The Real Reason Behind the War on Cash and Why Banks Want to Go Digital

According to financial expert Chris Martenson with PeakProsperity.com, the war on cash is really rooted in central banks wanting to push customers into a negative interest rate, meaning they would lose money sitting in the bank over time.

"They feel constrained by the idea that you could take your cash out of the bank and no longer be subject to their policies," Martenson said.

RELATED: Lower Interest Rates Shored Up Big Banks But Killed People on Fixed Incomes

While governments and bank executives advocate for negative interest rates and a cashless society by gallantly saying they want to protect consumers from theft and nefarious players, it's really about controlling people's money.

What does Martenson recommend the average person do?

"Well, the average person, I think, needs to get into two things . . . which are assets that are outside of this crazy system. So, listen, you know, if you're on a ship called the Titanic and you see your captain playing slalom with icebergs, get near the lifeboats. And in this story, real assets are the lifeboats," he said.

Read below or watch the clip for answers to these questions:

• What is nonproductive debt?

• What's the one thing a government or policy official dreams of?

• Why should we think of a bank as a company?

Below is a rush transcript of this segment, it might contain errors:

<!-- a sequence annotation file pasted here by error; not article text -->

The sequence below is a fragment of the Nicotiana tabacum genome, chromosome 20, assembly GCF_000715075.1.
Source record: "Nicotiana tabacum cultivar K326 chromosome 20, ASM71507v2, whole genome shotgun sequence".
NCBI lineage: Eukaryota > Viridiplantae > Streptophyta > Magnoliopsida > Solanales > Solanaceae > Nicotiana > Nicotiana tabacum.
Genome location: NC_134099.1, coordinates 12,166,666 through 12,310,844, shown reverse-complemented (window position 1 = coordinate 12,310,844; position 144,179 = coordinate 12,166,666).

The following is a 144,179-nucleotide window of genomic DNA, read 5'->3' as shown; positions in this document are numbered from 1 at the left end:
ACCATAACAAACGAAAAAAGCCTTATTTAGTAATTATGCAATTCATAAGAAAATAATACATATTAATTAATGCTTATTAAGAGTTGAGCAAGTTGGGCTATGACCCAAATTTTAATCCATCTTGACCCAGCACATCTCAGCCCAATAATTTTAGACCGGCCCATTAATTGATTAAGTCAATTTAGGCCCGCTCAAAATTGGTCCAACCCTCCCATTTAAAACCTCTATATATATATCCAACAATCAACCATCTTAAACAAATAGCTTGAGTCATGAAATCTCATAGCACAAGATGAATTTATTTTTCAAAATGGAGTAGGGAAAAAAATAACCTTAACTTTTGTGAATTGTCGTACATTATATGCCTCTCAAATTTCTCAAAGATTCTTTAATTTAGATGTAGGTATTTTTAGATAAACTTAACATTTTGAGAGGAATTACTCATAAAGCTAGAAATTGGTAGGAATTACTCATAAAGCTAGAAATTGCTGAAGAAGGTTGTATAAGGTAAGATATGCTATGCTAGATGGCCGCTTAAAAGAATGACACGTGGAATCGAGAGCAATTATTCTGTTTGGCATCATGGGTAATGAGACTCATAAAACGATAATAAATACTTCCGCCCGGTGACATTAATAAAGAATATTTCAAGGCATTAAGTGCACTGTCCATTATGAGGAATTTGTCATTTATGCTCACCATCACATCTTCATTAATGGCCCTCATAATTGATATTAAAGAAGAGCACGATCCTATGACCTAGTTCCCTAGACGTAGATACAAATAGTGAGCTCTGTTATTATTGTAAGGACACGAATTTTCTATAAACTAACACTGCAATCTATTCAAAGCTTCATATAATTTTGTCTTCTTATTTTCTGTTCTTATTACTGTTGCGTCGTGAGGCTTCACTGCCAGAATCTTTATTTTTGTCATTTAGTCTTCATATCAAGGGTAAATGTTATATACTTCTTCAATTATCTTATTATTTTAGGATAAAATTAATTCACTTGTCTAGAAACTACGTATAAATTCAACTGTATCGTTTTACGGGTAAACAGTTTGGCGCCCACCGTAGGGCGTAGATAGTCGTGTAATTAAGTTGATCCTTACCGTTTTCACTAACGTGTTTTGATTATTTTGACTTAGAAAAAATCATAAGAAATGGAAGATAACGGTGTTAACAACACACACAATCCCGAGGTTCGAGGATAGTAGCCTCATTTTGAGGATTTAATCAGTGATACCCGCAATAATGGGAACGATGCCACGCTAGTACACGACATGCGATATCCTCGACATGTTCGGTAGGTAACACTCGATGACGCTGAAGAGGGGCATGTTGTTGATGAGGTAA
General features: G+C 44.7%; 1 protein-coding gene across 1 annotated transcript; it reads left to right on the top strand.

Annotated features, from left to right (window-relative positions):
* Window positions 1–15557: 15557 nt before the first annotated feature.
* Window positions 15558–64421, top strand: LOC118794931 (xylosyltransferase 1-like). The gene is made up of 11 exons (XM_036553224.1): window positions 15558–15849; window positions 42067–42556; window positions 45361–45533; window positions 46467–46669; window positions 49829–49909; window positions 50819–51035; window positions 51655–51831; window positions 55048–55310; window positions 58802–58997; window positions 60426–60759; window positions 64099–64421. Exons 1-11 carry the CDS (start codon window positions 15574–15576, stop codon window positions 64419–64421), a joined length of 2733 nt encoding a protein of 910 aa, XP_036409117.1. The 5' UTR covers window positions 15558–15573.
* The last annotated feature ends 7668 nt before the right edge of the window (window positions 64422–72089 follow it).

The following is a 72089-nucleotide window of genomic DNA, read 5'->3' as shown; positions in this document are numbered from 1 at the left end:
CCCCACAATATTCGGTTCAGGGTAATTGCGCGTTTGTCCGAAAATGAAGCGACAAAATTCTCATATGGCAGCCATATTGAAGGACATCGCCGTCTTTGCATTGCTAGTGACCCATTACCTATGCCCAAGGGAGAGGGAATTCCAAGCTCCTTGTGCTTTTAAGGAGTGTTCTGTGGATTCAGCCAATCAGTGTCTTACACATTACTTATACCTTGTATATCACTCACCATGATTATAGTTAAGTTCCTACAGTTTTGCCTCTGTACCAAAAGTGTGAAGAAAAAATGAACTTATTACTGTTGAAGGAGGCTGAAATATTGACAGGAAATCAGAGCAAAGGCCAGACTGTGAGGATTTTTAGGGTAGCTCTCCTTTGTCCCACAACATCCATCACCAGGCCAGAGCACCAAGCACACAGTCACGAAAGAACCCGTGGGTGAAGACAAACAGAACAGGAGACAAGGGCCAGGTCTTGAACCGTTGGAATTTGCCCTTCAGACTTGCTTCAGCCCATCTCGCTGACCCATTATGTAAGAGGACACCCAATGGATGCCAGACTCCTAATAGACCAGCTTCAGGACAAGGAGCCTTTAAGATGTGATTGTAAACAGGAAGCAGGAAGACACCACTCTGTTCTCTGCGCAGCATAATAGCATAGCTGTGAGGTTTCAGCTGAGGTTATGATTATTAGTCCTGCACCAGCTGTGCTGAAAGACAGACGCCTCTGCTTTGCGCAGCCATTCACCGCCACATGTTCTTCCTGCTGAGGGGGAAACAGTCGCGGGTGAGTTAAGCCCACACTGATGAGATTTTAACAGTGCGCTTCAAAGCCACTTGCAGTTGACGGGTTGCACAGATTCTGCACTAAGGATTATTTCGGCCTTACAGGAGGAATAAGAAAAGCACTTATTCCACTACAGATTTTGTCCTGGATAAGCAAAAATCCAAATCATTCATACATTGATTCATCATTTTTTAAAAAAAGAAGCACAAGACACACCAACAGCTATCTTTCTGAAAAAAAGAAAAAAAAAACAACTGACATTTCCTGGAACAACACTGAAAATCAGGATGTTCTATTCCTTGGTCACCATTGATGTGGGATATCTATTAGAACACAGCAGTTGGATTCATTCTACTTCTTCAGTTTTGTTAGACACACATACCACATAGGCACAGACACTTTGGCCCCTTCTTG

GLENN: A guy I believe I've been looking for, for at least ten years. Chris Martenson. I've been looking for a guy that sees the world in the way that I do, that doesn't buy into the, quite honestly, Harvard Business School or the Wharton School of Business lies that the bankers are telling themselves right now about what's coming in the economy and how do we get out of this mess.

He's from peakprosperity.com. We're proud to have him as a Glenn Beck contributor now. Last time we talked about the collapse of pensions and getting out of your pensions and taking that lump sum if you have that ability. Today, I want to talk to him a little bit about digitizing currency. Because this is not being heard in the media anywhere. They're not talking about it.

And, you know, two weeks ago, when India, all of a sudden, you can't into anything in cash over the equivalent of $7 in India, with cash. When Australia's Citibank, our Citibank says they're now going to be introducing branches completely cashless, something is coming our way. And we want to get Chris on the phone with us now. Hey, Chris, how are you?

CHRIS: Oh, I'm doing very well, Glenn. Good to be back with you and all your listeners.

GLENN: Okay. So, Chris, tell me -- first of all, for anybody who hasn't heard this, it sounds conspiratorial and it sounds crazy, that we're going to live in a cashless society.

Can you give us any evidence that is -- that shows, no, the world is changing rapidly?

CHRIS: Well, you know, this war on cash actually began a while ago with seeing somebody like Andrew Haldane, who is an official at the Bank of England or Larry Summers here in the United States. They started with this war, talking about how the high denomination bills are being used by criminals, terrorists, tax cheats.

GLENN: Right.

CHRIS: That's what it was wrapped in. But your listeners need to understand that the war on cash is really rooted in the idea that central banks would love to be able to push you into negative interest rate territory. They feel constrained by the idea that you could take your cash out of the bank and no longer be subject to their policies.